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Big dragons in Game of Thrones

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The Avengers

In his most recent cinematic appearance, Captain Steve Rogers (best known as Captain America) was called “The First Avenger,” as per the subtitle of the 2011 film. But did you know that he wasn’t the first Avenger according to the comic books? Of course you did, as you are all nerds. That said, below you’ll find a new infographic chronicling the history of Marvel’s Avengers. From the fact that the original team’s line-up didn’t include Steve Rogers to the current Marvel Cinematic Universe and its billions of dollars worth of box office sales, it shows us a bird’s eye view of the legacy of The Avengers. As Captain America gets ready to move the Marvel Cinematic Universe forward next month in Captain America: The Winter Soldier, let’s take a moment to look back over the history of the team that has led the way for Marvel for decades.

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Frozen Princess Elsa

Disneyphiles rejoice. In conjunction with the digital release of the massively successful Frozen, and the arrival of Thor: The Dark World on DVD/Blu-ray, Disney has launched its own movie streaming service, where fans will be treated to a full catalogue of Disney, Pixar, and Marvel releases, to the tune of more than four hundred titles up for purchase. Called Disney Movies Anywhere, as the name suggests, the multi-platform streaming service is tailored for mobility, currently available for iPhone, iPod Touch, iPad, and web, and even your television via Apple TV through AirPlay or iCloud. The new cloud-based app service, powered by iTunes, is currently offering a limited time free digital download of Pixar’s massive 2004 hit, The Incredibles, when users sign up and connect their iTunes account. In addition, digital codes provided in Disney DVD/Blu-ray releases since 2008 will be redeemable upon joining of the service. Using the service will come with a variety of perks, including exclusive featurettes on a large number of titles, bonus features, and a Disney Movie Rewards points system earned via purchase of digital content.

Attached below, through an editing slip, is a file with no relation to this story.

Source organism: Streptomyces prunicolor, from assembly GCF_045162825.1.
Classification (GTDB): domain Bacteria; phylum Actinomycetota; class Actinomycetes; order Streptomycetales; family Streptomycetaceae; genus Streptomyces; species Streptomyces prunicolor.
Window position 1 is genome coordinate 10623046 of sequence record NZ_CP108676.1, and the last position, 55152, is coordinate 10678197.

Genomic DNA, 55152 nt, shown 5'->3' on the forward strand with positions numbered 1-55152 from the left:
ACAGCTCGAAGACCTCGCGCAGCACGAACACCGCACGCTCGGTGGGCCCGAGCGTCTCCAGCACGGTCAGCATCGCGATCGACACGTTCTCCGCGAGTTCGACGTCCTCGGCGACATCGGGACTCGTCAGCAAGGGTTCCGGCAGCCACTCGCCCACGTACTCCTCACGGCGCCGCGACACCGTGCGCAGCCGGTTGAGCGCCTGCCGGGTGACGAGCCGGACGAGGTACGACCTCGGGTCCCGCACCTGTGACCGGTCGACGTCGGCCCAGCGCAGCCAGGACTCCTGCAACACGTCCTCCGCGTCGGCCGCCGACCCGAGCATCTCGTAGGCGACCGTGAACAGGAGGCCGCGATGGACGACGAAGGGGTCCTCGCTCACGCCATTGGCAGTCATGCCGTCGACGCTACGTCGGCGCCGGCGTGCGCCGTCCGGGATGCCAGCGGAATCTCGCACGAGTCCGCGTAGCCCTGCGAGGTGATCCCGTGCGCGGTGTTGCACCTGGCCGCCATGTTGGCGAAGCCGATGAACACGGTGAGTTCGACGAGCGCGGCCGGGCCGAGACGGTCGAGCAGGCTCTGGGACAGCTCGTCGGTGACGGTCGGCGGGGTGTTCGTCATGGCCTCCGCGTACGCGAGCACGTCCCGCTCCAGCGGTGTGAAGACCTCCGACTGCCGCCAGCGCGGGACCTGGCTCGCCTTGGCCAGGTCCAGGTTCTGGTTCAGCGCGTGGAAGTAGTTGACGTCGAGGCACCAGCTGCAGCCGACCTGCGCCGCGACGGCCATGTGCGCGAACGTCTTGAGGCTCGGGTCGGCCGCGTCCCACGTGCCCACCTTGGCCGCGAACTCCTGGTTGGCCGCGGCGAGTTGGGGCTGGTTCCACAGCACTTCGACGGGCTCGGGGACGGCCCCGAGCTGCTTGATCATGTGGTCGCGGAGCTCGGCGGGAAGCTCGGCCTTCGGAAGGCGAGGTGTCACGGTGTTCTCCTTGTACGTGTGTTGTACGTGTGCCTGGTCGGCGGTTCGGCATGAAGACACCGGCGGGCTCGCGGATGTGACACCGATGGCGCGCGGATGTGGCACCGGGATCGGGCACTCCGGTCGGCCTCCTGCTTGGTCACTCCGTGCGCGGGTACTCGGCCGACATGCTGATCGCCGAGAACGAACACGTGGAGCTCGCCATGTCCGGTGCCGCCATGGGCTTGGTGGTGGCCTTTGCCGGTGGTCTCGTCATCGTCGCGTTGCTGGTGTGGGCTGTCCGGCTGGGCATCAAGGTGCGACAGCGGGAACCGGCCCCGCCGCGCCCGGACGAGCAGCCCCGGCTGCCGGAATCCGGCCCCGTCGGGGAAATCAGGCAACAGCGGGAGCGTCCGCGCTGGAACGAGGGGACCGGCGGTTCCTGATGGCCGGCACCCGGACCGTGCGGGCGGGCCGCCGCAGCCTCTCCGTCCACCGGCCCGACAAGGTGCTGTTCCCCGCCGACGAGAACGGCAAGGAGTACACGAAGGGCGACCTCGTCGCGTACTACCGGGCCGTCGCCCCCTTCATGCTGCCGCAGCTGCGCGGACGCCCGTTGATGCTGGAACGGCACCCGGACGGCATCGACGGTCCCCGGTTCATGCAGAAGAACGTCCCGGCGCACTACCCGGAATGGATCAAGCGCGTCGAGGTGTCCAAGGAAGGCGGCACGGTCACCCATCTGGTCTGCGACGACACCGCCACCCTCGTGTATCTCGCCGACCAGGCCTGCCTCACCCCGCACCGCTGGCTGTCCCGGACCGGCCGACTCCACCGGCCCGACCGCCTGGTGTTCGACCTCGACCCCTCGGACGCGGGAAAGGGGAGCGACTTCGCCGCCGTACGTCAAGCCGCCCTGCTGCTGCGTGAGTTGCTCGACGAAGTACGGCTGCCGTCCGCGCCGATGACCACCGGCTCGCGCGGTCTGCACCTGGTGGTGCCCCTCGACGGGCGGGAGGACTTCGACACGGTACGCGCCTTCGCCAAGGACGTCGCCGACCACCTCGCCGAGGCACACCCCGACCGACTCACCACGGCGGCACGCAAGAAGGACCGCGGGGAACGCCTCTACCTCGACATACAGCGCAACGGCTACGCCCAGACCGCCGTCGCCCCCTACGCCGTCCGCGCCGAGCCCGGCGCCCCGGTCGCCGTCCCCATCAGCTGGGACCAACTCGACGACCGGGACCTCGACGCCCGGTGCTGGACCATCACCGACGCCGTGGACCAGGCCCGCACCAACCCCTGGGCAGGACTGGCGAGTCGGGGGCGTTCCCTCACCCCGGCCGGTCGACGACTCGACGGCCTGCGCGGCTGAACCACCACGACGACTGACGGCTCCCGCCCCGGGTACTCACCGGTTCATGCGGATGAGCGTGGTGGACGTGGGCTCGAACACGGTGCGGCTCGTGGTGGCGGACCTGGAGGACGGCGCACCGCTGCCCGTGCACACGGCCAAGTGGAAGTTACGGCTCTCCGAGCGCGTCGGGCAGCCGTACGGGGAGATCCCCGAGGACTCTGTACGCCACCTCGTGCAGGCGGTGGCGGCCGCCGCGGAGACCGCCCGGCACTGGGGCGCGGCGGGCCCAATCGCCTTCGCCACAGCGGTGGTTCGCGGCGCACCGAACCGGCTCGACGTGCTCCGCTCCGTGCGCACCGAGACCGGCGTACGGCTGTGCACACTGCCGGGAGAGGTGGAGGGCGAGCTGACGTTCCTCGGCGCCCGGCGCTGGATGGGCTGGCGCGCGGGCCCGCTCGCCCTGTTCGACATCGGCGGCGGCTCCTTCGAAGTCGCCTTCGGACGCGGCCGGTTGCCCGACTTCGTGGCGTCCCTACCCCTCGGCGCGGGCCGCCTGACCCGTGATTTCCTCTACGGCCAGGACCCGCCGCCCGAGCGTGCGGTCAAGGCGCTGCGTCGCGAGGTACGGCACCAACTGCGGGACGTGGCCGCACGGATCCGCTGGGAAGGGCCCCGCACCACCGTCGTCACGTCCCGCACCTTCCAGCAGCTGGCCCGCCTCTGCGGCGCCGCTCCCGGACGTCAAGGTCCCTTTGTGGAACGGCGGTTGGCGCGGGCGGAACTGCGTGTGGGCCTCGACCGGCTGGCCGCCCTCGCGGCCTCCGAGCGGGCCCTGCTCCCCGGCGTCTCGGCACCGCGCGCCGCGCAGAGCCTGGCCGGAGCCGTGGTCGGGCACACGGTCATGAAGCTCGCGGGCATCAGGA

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Thor: The Dark World (2013)

By the end of the year, we will be ten films deep in Marvel Studios mythology, which is quite a feat by any standard. While not every film can be the billion-dollar blockbuster like The Avengers or Iron Man 3, the smaller ones still make plenty of money worldwide and provide a substantial amount of connective tissue in the overall universe. In November 2013, Thor: The Dark World came out, performing about as well as its predecessor (which is to say good, but not great). The film wraps up a lot of Loki’s storyline from Thor and The Avengers, but more importantly, the mid-credits sequence leads into The Guardians of the Galaxy, due out in August 2014. For the DVD and Blu-ray release, director Alan Taylor sits down with Marvel guru Kevin Feige, villainous heartthrob Tom Hiddleston, and cinematographer Kramer Morgenthau to talk about the film and reveal the behind-the-scenes process of not just making a superhero film, but making an installment in a much larger franchise.

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NCP0010_B_comp_v018.1418

So what have you all been up to today? It’s raining something fierce here in Portland, so today was a three movie day for me. First up was Jason Bateman’s directorial debut, Bad Words, and happily it was pretty fantastic. Few actors play malicious, foul-mouthed pricks as well as Bateman. After that I watched the new Criterion Blu-ray of Michael Mann’s debut, Thief. I’d never seen it before, but it should surprise no one when I say I loved it. The visual stylings, themes, and preferred pacing that would go on to mark his career are all present in his first film. Amazing stuff. Finally, I watched one from way back in Brian De Palma’s career with Arrow’s new Blu-ray of Phantom of the Paradise. It’s an interesting and somewhat fun watch, but it’s easy to see why it hasn’t caught on as anything more than a cult classic. Anyway. Here’s that trailer for Marvel’s Guardians of the Galaxy that you’ve all been waiting for.